Logos is a pictographic language left behind by the Eloh to be understood by other races. As players go through the game, they will gain Logos symbols to add to their Logos tablet, a blank slate, and begin to learn the language found throughout the game and gain special powers. Logos can be considered the equivalent of magic for Tabula Rasa, inasmuch as magic allows for incredible, otherwise unexplained acts; however, the logos are shown to be an extension of a scientific process developed by the Eloh. [13] Players can improve these abilities and the upgraded versions can add new tactical uses. Some are universal while others are class specific. Some examples range from lightning bolt attacks, sprinting, reinforcements, and poison type powers. [5] [6] [14] These are very hard to find, being hidden throughout Tabula Rasa.

Character creation

Tabula Rasa had a tree character class system. Everyone started out as first "tier" (branch) Recruit and as they progress they were able to branch out. The second "tier" included the Soldier and Specialist, which in turn had two subclasses of their own each. There were a total of 4 tiers.

Tabula Rasa also had a cloning function at each tier. It worked like a save function for characters at the branching point and allowed the player to try out the other branch without having to repeat the first several levels. [8]

Introduced in patch 1.4.6 were the hybrid characters. These were humans who have had their DNA blended with either Thrax, Forean or Brann DNA to produce different stats and bonuses to the character. Only full humans were available at the beginning, with the hybrid DNA becoming available via quest chains during play which in turn unlocked the ability to create hybrids on that server at the creation screen, or via cloning.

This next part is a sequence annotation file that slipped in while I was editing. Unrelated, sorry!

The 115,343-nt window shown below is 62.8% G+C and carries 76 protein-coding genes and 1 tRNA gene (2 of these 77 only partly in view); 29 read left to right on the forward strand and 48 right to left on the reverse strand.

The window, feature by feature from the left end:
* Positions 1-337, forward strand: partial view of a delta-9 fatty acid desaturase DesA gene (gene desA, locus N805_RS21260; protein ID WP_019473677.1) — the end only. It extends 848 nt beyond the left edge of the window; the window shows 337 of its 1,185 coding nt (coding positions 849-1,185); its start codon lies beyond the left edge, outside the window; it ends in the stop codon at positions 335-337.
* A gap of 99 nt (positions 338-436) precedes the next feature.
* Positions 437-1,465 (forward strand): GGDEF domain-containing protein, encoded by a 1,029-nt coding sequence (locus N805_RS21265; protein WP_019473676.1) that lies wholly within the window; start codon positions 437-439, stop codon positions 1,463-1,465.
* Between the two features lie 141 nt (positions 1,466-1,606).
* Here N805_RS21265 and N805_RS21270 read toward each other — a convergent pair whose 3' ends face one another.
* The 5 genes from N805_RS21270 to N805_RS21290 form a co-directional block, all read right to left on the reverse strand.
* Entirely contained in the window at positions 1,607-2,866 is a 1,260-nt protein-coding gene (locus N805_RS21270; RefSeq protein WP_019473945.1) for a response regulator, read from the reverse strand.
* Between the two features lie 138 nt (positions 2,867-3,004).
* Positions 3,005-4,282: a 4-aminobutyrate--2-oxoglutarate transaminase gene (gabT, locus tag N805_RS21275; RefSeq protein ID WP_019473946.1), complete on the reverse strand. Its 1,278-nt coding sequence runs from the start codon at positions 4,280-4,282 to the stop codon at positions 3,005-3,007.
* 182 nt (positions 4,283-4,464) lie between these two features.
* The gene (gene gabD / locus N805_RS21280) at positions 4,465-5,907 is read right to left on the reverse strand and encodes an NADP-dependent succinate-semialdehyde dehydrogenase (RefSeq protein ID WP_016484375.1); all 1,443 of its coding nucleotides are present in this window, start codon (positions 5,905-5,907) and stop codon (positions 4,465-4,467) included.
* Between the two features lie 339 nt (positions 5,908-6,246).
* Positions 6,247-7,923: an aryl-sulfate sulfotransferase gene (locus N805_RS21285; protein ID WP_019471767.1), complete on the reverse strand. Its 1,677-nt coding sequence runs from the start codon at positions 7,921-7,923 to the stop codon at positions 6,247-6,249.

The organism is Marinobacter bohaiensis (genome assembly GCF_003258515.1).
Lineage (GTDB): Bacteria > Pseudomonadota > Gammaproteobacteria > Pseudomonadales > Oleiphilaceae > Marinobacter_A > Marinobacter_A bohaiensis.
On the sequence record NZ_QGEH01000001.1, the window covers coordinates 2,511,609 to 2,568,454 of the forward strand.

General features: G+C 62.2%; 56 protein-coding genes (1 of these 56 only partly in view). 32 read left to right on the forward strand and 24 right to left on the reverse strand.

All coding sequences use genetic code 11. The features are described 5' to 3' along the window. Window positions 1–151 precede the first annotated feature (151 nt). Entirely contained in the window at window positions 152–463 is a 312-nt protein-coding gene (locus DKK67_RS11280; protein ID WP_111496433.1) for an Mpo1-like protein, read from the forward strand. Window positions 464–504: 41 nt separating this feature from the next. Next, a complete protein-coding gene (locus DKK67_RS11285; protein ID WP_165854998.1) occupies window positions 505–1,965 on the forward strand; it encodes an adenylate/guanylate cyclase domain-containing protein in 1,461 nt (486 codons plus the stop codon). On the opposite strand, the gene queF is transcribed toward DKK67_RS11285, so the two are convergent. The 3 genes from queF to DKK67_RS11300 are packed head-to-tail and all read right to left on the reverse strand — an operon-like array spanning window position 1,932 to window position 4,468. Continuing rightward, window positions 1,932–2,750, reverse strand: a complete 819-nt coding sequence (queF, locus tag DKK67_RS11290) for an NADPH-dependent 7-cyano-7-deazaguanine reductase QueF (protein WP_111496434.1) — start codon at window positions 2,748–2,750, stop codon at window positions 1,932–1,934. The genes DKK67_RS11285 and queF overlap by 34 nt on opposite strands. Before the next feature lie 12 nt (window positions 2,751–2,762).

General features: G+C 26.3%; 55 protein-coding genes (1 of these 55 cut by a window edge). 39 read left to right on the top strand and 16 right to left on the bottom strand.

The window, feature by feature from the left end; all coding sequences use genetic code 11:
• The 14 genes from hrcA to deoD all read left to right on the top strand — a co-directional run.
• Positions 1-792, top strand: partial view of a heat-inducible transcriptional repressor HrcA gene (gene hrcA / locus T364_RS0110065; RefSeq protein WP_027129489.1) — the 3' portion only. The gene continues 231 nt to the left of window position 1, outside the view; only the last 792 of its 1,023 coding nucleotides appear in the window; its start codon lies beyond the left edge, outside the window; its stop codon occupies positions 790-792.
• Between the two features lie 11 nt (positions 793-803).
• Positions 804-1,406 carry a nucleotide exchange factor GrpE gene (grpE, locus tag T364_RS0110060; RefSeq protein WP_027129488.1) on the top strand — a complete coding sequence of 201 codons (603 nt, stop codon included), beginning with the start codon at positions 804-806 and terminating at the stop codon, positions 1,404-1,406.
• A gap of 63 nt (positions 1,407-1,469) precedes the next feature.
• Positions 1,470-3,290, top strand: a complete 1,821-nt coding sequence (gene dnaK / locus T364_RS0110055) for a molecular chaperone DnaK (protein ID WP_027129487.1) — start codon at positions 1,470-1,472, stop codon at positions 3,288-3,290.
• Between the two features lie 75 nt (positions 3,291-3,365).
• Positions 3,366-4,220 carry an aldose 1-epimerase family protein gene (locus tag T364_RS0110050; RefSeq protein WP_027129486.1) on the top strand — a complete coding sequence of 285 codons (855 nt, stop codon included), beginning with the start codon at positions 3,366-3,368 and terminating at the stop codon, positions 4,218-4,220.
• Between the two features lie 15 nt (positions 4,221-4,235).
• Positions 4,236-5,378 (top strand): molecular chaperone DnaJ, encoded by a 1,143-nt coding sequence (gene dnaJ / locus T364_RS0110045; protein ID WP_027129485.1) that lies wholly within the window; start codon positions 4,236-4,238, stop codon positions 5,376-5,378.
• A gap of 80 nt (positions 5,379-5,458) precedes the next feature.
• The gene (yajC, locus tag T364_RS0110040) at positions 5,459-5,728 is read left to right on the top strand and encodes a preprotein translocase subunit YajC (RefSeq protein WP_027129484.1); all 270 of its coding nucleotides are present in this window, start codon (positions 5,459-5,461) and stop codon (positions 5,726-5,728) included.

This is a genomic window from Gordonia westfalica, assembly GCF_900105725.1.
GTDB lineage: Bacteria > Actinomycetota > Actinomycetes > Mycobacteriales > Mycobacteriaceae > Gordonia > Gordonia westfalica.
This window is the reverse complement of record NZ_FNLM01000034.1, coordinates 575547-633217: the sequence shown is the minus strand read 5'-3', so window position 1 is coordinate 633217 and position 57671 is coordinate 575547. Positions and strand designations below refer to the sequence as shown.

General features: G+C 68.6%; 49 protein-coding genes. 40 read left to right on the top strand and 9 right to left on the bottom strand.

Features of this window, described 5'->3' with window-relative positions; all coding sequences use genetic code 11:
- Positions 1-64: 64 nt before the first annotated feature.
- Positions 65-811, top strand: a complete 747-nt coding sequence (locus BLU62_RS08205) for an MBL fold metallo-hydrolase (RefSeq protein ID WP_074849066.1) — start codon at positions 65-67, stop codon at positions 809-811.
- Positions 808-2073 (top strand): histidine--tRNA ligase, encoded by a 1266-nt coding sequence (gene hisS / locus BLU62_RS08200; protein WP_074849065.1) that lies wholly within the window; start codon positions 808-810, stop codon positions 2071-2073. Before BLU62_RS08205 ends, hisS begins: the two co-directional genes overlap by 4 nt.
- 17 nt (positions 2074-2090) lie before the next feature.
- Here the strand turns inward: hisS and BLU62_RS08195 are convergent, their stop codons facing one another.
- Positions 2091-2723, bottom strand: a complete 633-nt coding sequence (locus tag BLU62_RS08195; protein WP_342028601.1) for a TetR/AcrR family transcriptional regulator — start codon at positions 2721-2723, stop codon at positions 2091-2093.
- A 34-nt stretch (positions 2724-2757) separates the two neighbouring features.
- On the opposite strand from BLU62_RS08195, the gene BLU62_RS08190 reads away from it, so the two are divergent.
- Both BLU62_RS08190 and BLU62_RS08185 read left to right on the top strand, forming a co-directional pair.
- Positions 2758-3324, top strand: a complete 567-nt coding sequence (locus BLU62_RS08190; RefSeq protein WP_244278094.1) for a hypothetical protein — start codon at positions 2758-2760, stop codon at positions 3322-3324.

Dynamic battlefield

AFS and Bane forces are in constant battle with NPC forces warring over control points and bases. Which side controls these areas greatly impacts the players. Losing one of these to the Bane means that the respawn hospital, waypoints, shops, NPCs access, and base defenses are lost and turned to the Bane's advantage. [15] Players were able to help NPC assaults to take over bases or defend ones under attack. Control of these points was meant to change back and forth commonly even without player involvement, although the current implementation rarely let the Bane muster enough forces to invade a control point during peak player times. The Control Point System was one of the main gameplay features. Players that are fighting to defend or capture a CP (control point) got Prestige points which they could trade in for item-upgrades, experience boosters, a reset of either their attributes or their learned abilities or the purchase of superior or rare equipment at grey market vendors. Prestige could also be earned by defeating bosses, looting rare items, getting the max XP multiplier and by completing special missions. Later in the game, Control points became more and more important to the players, as they were necessary to be either in Bane or AFS hands to accept or complete certain missions and they become the centerpoint of most of the later maps. [16]